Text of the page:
• Nice Job Fixing It, Villain!: Though Leskinen brainwashing Kagari is what allows his future self to give his present self a leg up in the race to control time travel, it's also what prevents him from succeeding in the Vega and Altair route: he uses Kagari's love of Mayuri to control her, and when his men inadvertently end up threatening Mayuri to capture the time machine, that conditioning instead drives Kagari to slaughter his men. Even in a following worldline where Mayuri isn't harmed, Okabe is able to talk down Kagari using her love for Mayuri, again keeping Leskinen from obtaining the time machine.
  • No Celebrities Were Harmed: Vladimir Putin, Mikhail Gorbachev, and Boris Yeltsin are referred to as part of a ruse by an SDF soldier, though they are referred to as Puchin, Golbachev, and Leltsin in the game, respectively.
  • No-Holds-Barred Beatdown: Kagari to some soldiers on the roof of the Radio Building in Vega & Altair.
  • No Man Should Have This Power: Okabe considers this to be the case with Kurisu's laptop. While Maho considers it one of the few things left of Kurisu, the consequences of it in the wrong hands are too much to risk.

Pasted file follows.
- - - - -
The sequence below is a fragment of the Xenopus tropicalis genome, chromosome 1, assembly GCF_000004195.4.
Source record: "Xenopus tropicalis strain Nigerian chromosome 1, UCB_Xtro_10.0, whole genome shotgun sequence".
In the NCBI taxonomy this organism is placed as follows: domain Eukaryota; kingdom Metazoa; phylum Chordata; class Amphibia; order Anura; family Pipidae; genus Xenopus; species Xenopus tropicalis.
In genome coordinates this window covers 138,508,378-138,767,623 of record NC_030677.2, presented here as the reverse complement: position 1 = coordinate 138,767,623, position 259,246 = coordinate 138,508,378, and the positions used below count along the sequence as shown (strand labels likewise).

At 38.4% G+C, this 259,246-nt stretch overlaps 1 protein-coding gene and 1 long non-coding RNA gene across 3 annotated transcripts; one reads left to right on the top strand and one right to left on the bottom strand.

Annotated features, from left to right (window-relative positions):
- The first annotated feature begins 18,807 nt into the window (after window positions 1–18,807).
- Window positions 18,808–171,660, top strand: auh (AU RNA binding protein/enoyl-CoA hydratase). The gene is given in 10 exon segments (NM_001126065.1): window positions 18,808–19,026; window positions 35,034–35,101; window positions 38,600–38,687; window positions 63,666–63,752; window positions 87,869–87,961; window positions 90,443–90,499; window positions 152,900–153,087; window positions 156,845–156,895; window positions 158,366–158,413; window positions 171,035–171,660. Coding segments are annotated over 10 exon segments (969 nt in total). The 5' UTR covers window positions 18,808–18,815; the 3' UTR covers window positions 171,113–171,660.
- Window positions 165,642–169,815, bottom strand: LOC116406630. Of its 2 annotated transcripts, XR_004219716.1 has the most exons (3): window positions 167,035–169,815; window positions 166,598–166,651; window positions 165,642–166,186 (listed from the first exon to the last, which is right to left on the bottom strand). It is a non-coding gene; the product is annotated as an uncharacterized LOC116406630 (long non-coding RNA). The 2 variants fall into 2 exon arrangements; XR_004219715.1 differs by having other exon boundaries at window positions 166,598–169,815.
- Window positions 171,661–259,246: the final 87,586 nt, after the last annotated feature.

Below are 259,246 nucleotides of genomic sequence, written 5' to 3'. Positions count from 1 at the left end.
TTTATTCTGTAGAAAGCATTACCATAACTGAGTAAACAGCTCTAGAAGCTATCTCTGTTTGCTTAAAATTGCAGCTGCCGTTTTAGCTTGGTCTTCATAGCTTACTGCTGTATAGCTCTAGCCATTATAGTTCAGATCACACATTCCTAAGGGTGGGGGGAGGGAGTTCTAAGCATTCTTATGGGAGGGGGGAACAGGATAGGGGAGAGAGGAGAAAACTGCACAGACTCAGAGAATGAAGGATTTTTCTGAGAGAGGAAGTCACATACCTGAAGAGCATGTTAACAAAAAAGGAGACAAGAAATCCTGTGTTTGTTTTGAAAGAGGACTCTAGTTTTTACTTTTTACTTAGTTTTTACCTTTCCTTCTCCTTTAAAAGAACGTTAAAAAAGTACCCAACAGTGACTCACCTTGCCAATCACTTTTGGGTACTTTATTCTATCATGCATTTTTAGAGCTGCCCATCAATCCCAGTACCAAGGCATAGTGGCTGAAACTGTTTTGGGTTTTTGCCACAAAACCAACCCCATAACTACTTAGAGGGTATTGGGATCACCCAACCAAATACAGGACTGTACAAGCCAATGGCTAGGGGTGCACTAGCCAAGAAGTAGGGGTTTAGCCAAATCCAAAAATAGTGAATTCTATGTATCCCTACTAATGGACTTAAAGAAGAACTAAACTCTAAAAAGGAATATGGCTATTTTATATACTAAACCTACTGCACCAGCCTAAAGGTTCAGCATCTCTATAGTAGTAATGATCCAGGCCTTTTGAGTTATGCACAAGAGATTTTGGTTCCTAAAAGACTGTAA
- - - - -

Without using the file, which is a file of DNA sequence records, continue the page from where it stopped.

• Not with the Safety on, You Won't: In Twin Automata, when Dr. Reyes is being held at gunpoint by Maho, she remarks the gun she is using is a newer model with two safeties, and she forgot one. Of course, it's a bluff, and Maho falls for it.
  • O.O.C. Is Serious Business: In the anime, it took Okabe by surprise that Daru punched him in the face to get him back into his senses after accidentally insulted his and Maho's attempts to help Okabe to reach Steins Gate. Okabe even lampshaded it, mumbling that it was very out of character of Daru's usually gentle and laid-back nature.
  • Off-Model: Mayuri's arms are still absurdly long in one pose, and Luka's neck is massive in his winter outfit.
    • Maho is randomly depicted for having a normal height in a CG in Twin Automata, at least from the waist up.
    • An infamous one from the first opening of the anime (at least in the first episodes), where Kurisu is having six fingers in a scene from said opening.
  • Pragmatic Adaptation: In the dub of the anime, Maho continues to speak Japanese while translating for Leskinen. After all, both of them speaking English would be weird and, in-universe, unnecessary.